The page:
Melancholy Hyperbole

Poetry about longing.

What it Takes to Keep Me

Your grandmother loved me from the day we met
but not enough. She told you you should keep me,
as though a Boy Scout badge, something to put
in a shoebox or sew with thin stitches onto your sash.
Keep her. I wasn’t repelled by her stories of viscera,
of reaching into the red cavity, gripping the muscle,
squeezing when it wouldn’t, reminding it of purpose,
meaning. The bones beneath her pale tattoo corded
as she made a fist. The blue outline of a seagull
undercut by veins shot through her onion skin,
gold band on her gnarled finger thinned to a razor
edge; she touched my sternum. “There,” she said.
“Where we cracked him open.” She squeezed.
“I had his heart in my hand.” I thought about fingers
gripping a scalpel, slicing wet through the sac,
closing around the slick organ that looks nothing
like my childhood drawings, the notes you leave
on my dorm room nightstand. The thick aorta
rising less like a tube and more like a dare. Later,
you rest your head where she touched me,
“I can feel it,” you say. And even though I smile,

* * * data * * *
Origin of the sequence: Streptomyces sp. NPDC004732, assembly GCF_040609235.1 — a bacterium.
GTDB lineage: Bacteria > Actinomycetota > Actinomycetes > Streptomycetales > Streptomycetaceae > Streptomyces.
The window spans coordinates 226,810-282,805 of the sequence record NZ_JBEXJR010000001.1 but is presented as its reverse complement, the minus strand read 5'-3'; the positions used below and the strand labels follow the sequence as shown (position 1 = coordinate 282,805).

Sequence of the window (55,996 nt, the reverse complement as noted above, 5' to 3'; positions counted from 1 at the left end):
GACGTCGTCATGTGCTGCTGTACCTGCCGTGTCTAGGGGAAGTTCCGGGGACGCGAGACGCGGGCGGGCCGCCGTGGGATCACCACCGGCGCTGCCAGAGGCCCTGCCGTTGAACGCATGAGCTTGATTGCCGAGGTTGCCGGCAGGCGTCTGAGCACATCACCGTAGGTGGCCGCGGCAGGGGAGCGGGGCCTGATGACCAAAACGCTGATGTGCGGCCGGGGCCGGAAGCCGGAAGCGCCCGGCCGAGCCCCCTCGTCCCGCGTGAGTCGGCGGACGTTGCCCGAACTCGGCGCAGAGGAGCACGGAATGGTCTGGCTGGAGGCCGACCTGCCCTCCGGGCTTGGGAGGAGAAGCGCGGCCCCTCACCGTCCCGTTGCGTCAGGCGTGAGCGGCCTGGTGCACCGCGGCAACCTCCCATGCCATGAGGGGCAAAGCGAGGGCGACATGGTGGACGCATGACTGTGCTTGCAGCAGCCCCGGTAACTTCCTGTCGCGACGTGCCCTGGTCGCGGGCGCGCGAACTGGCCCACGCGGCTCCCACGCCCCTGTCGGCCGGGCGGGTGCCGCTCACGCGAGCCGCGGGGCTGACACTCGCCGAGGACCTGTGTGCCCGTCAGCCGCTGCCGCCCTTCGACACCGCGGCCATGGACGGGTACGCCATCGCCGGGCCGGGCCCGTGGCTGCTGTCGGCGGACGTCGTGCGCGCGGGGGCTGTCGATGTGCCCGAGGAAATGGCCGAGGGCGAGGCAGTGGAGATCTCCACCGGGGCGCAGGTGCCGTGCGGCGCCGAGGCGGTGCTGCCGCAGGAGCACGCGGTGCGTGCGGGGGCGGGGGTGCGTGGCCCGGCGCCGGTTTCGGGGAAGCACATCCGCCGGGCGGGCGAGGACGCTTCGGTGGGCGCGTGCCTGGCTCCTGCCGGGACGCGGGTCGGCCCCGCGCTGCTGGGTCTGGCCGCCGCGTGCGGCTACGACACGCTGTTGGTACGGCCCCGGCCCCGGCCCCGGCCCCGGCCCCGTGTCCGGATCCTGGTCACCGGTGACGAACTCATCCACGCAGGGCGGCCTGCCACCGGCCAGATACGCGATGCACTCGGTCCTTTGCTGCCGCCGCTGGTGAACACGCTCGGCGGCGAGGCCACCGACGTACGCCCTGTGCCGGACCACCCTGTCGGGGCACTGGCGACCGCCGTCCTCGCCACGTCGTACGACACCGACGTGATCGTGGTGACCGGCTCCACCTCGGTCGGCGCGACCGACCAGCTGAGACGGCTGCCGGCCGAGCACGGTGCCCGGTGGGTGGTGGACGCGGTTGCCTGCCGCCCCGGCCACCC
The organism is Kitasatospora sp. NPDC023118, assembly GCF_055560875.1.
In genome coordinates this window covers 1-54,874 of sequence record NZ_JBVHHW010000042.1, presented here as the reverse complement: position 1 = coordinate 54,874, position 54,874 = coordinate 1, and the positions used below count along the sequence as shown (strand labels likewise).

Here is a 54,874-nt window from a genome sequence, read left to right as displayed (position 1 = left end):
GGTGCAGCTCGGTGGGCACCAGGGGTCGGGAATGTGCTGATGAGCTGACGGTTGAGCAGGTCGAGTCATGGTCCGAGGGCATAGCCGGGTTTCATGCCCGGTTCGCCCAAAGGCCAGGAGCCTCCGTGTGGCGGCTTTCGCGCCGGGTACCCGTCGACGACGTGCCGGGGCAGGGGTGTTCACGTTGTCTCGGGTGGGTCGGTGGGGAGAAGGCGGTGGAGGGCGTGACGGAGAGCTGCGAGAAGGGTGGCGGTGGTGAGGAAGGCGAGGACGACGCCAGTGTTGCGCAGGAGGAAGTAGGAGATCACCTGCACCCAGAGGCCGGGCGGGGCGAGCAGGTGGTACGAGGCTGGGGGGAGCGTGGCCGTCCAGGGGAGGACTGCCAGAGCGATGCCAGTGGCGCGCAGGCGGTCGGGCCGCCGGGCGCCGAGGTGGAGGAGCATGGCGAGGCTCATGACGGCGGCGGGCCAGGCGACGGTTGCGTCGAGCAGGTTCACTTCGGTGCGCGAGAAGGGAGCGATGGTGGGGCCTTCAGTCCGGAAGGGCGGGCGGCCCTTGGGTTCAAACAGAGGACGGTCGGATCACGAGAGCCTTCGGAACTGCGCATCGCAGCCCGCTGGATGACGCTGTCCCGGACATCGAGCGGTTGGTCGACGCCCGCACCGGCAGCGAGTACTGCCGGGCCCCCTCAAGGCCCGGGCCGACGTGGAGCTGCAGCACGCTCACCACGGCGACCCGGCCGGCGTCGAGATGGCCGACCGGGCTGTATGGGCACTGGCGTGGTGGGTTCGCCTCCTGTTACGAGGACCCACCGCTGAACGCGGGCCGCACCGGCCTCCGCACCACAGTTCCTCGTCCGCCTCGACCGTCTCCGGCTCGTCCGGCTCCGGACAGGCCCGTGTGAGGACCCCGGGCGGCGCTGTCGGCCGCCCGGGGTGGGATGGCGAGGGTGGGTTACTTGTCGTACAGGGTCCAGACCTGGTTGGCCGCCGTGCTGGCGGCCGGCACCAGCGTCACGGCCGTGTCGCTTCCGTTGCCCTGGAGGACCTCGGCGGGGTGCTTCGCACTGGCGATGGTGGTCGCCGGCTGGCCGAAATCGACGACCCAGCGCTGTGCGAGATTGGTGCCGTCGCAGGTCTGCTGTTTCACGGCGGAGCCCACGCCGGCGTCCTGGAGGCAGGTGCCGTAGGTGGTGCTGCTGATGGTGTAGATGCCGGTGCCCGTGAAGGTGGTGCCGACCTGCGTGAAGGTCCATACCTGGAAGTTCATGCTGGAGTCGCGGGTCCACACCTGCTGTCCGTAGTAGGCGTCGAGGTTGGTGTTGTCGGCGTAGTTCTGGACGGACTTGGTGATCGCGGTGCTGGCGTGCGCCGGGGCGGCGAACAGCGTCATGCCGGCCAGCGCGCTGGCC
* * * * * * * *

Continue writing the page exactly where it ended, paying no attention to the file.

run my fingers along the regulation space
between your ear and your hairline, I think,
that’s cliché. Your hands are perfectly clean.
Gabrielle Freeman
Gabrielle Freeman has had poetry appear in journals such as Chagrin River Review, The Emerson Review, and Shenandoah. She earned her MFA in poetry through Converse College. Gabrielle lives with her family in Eastern North Carolina. She blogs about the writing process at

Categories: Poetry, Themed, Unfortunately I can't love you

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4 replies

  1. Reblogged this on Why The Writing Works and commented:
    Congratulations, Gabrielle!

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